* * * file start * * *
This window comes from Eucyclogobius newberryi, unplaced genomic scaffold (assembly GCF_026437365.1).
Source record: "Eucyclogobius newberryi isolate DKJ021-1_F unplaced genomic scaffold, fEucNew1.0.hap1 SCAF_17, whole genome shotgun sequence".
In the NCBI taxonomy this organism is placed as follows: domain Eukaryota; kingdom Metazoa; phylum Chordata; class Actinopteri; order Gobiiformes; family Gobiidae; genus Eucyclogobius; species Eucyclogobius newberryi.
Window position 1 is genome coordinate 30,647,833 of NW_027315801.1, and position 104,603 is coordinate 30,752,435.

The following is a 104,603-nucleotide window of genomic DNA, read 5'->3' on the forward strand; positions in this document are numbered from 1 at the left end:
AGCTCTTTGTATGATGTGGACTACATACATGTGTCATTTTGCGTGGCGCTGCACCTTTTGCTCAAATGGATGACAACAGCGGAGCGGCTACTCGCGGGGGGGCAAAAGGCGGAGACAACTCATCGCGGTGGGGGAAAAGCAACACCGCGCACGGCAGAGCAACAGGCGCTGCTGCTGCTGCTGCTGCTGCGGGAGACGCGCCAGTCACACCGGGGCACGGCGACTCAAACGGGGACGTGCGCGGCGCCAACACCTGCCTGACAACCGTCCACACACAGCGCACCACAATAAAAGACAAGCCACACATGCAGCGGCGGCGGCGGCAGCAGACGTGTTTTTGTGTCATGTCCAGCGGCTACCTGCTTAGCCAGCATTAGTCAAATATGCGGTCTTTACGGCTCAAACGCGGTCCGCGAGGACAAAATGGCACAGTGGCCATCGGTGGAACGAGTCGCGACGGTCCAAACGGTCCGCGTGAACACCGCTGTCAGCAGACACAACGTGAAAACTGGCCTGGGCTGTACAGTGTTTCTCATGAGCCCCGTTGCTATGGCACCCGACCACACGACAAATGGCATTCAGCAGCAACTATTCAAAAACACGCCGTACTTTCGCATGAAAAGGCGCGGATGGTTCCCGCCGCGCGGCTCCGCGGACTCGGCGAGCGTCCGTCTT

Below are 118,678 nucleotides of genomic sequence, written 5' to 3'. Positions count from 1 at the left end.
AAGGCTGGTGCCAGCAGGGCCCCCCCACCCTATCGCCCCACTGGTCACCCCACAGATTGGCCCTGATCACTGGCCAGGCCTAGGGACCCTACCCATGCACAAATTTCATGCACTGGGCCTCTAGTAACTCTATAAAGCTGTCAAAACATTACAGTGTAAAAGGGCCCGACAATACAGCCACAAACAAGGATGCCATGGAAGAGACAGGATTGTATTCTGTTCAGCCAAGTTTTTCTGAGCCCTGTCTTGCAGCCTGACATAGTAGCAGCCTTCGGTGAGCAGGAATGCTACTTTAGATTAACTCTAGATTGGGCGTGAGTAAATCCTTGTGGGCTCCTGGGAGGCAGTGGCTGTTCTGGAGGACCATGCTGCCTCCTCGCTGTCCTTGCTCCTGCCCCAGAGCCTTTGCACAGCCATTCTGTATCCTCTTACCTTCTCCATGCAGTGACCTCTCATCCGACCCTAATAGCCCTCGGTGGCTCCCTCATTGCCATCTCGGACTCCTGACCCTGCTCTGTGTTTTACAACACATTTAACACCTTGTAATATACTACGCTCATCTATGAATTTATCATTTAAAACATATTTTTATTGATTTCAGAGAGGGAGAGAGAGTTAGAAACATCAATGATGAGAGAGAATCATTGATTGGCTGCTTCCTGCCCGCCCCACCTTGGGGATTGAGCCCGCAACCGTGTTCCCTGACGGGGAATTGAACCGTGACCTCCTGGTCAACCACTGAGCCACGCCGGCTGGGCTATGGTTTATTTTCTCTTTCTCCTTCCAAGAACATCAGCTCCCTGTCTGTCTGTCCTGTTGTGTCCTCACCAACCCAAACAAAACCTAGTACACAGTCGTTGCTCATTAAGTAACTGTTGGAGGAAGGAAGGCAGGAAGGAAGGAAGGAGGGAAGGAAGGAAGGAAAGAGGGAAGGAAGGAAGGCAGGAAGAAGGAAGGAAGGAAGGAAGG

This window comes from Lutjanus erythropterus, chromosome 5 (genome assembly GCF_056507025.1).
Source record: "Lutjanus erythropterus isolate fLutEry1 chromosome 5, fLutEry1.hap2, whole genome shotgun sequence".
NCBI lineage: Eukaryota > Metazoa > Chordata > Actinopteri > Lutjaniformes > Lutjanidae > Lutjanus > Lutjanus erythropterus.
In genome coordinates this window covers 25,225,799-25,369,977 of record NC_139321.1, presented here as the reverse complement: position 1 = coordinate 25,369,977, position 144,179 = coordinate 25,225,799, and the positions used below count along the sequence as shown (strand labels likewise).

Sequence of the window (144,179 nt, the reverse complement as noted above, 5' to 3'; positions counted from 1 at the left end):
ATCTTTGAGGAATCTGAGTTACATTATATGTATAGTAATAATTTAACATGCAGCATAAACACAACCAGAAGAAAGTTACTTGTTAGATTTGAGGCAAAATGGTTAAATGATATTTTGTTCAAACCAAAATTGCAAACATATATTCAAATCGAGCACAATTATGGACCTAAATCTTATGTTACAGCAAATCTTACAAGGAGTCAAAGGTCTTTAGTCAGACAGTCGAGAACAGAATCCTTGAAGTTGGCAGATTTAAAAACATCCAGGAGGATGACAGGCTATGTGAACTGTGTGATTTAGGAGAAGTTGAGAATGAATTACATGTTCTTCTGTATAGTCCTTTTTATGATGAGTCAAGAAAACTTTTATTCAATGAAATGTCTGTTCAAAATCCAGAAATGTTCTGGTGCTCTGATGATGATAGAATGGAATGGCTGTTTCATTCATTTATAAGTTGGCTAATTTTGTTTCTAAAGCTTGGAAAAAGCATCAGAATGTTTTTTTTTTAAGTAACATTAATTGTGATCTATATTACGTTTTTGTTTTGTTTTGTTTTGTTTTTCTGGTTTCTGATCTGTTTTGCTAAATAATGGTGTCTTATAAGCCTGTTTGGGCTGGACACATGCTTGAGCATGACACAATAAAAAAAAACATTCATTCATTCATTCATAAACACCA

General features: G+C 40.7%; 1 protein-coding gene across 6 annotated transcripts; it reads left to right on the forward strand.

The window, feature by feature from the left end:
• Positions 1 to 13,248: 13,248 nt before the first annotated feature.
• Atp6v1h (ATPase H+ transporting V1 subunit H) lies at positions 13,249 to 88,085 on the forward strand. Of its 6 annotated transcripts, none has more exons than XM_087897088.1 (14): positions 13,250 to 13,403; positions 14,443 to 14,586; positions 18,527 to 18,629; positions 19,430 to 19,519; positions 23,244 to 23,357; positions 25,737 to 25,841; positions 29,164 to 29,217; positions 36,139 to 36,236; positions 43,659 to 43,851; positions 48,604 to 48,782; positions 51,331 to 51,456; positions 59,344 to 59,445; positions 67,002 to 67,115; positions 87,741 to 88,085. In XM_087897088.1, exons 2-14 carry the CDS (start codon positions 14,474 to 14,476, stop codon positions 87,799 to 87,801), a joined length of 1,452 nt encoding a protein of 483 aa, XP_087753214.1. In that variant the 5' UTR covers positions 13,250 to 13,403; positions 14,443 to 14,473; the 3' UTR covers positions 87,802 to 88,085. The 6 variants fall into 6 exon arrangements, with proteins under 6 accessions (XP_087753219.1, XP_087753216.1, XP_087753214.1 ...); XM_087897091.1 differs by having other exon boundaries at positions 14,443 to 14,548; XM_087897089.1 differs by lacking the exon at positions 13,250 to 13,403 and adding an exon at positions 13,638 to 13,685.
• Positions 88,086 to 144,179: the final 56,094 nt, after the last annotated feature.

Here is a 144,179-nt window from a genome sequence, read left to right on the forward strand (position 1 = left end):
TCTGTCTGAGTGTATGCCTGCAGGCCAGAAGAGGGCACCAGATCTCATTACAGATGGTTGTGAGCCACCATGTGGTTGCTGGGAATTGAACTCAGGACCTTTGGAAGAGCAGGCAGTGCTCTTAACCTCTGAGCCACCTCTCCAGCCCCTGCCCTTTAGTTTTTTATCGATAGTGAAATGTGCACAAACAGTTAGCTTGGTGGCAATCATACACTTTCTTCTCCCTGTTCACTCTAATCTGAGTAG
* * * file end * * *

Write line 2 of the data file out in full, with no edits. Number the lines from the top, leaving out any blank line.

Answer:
Source record: "Eucyclogobius newberryi isolate DKJ021-1_F unplaced genomic scaffold, fEucNew1.0.hap1 SCAF_17, whole genome shotgun sequence".